Over the past several months, the Phillips Library has shared in the excitement of discovering the stories of the Ropes family in preparation for the reopening of the Ropes Mansion on May 23rd—after the recent restoration of the interior. Here, I’ll share some highlights uncovered during the cataloging of the Ropes family book collection.
In my last post, I briefly explained the differences between two types of bookbinding. Interestingly, both object books that I chose needed a little catalog record TLC. The first, an anonymous journal from the first voyage of Captain Cook, simply needed to be linked to its twin elsewhere in the collection. The second, however, required investigation. You see, no one on the current library staff reads Japanese. Newer books come complete with ISBNs and standard modern publication data, making them nearly effortless to match to existing records despite the language barrier. So how do you track down a book whose information is not only in an old-fashioned format but printed in a language (and writing system) you don’t understand?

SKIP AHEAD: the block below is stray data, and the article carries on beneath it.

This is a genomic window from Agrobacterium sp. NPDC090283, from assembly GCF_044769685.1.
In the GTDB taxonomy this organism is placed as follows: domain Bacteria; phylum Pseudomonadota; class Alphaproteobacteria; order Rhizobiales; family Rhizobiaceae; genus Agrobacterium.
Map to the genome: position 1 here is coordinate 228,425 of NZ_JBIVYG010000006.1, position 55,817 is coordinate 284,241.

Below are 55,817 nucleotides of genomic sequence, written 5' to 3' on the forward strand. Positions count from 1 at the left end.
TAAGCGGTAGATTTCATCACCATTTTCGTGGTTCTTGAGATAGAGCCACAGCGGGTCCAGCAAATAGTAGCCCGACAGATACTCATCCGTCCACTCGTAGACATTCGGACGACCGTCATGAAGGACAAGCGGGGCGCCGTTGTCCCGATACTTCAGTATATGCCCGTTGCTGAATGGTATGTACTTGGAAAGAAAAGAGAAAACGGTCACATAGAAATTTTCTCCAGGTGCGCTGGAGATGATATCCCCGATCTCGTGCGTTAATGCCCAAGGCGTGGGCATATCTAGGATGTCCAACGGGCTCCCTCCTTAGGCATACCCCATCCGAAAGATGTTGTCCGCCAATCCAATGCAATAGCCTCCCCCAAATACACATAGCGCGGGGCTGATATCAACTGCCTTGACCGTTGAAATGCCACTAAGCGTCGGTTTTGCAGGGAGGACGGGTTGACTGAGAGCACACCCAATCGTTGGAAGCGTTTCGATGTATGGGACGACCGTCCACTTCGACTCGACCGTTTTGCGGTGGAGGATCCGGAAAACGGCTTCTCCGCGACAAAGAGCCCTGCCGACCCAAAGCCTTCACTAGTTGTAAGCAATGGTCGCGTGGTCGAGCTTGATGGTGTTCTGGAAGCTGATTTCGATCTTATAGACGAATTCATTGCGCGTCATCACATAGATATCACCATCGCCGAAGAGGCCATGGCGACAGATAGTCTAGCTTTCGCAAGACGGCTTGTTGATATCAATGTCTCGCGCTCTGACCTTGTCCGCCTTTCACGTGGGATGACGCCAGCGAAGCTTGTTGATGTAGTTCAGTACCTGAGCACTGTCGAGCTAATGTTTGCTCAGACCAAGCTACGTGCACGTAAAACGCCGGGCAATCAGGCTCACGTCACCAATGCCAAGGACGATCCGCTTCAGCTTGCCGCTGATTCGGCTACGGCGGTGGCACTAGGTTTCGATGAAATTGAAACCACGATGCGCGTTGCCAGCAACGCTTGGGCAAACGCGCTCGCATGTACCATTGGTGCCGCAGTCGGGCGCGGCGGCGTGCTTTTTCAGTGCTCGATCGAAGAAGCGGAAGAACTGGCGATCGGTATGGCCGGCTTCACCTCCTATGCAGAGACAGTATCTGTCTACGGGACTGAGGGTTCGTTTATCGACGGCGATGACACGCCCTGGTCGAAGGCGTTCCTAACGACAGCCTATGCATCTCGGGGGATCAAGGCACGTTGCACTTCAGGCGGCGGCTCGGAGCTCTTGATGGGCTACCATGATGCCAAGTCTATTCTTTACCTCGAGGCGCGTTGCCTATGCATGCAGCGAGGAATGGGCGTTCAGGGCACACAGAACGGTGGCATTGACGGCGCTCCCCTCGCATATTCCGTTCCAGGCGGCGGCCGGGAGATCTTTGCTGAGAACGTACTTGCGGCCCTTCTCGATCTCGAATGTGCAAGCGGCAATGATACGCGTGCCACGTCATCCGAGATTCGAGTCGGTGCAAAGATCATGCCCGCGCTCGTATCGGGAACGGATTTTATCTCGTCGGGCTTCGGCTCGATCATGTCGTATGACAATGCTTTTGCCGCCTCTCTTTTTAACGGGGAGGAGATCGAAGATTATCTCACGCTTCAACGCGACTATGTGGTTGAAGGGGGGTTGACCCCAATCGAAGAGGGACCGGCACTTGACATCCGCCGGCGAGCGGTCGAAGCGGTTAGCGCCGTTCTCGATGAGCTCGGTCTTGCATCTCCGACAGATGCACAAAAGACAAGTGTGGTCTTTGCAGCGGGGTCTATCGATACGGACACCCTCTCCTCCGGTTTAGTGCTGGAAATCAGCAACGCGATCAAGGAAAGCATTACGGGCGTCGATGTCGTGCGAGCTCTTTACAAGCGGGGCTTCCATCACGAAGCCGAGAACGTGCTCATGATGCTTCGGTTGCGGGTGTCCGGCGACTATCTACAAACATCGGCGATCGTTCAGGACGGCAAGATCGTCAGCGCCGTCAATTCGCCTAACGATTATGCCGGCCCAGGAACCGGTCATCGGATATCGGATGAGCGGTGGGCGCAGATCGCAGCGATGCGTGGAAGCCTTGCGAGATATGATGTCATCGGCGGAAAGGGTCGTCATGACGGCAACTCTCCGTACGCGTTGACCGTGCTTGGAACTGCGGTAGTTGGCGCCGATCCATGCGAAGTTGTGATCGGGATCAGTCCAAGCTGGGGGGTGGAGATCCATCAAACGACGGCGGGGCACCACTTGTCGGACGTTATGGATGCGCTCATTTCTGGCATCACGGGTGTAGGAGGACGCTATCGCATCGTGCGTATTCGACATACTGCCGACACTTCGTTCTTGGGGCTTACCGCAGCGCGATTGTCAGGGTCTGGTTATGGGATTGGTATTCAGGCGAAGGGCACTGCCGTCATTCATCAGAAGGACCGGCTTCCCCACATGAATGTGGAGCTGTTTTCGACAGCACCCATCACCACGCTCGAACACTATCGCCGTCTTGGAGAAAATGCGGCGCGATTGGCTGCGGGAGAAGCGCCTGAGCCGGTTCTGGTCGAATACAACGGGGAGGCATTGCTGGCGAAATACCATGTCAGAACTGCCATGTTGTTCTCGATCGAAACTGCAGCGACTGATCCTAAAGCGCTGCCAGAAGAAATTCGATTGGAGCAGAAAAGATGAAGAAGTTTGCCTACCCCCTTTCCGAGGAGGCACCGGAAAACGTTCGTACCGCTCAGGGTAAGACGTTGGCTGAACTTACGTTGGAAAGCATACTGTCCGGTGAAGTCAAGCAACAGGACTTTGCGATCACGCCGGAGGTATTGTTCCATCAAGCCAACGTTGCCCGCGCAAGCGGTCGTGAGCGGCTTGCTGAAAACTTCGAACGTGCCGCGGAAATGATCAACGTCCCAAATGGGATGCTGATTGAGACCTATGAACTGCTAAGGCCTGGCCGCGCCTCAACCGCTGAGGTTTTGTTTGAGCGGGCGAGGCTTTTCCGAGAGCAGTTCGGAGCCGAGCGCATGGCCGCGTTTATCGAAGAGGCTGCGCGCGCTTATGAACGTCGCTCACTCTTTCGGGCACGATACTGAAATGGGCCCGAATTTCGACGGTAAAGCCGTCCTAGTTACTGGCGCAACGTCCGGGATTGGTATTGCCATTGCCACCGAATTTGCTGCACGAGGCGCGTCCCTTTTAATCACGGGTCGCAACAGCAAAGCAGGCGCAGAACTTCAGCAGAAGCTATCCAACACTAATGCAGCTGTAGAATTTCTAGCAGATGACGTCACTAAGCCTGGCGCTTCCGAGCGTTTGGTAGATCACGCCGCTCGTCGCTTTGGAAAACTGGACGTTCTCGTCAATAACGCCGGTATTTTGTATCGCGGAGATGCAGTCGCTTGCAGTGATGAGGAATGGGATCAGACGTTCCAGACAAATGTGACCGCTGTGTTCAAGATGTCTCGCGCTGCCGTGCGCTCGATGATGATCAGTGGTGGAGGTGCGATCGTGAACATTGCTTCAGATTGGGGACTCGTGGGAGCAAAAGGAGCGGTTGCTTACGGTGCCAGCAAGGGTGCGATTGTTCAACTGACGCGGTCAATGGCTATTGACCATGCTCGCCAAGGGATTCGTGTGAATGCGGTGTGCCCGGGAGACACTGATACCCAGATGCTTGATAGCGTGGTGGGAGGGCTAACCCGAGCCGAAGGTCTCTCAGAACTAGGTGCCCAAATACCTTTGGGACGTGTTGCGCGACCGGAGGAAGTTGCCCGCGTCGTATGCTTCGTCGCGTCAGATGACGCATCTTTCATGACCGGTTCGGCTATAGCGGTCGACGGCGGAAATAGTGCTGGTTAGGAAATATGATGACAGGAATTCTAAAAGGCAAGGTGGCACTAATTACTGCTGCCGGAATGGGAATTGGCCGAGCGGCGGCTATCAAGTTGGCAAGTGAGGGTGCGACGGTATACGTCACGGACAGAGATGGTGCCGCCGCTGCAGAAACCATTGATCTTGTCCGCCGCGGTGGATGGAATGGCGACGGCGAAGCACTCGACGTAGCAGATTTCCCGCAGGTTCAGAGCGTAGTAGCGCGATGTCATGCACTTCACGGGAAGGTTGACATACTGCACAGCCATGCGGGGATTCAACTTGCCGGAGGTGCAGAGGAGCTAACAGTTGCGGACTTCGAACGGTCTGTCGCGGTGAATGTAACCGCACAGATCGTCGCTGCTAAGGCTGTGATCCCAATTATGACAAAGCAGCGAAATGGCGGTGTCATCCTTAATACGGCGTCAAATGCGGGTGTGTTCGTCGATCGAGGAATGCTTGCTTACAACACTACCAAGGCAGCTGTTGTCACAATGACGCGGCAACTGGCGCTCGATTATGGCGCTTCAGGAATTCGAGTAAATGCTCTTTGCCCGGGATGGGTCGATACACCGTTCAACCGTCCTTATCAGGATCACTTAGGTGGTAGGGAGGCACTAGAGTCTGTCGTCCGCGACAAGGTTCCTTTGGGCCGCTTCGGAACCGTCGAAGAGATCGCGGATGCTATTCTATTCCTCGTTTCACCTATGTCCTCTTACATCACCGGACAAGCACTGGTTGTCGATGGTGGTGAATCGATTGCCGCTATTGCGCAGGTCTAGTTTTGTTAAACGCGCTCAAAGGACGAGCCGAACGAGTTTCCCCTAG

Orders from Elias Hasket Derby for Stephen Phillips, Jr., master of the ship Eliza for Bilboa, July 9,1794
The Phillips Library provides access for scholars and researchers to a remarkable collection of unique and rare materials. Its patrons are curators and staff of the Peabody Essex Museum, scholars and researchers from around the world, local historians, and general readers. The library collects printed materials and manuscripts related to the major collection areas of the museum, and it builds on traditional strengths developed over more than two centuries of collecting.
Many people are curious about what a manuscript processor or archivist in an art museum library does. Let’s start with what a manuscript is. Read more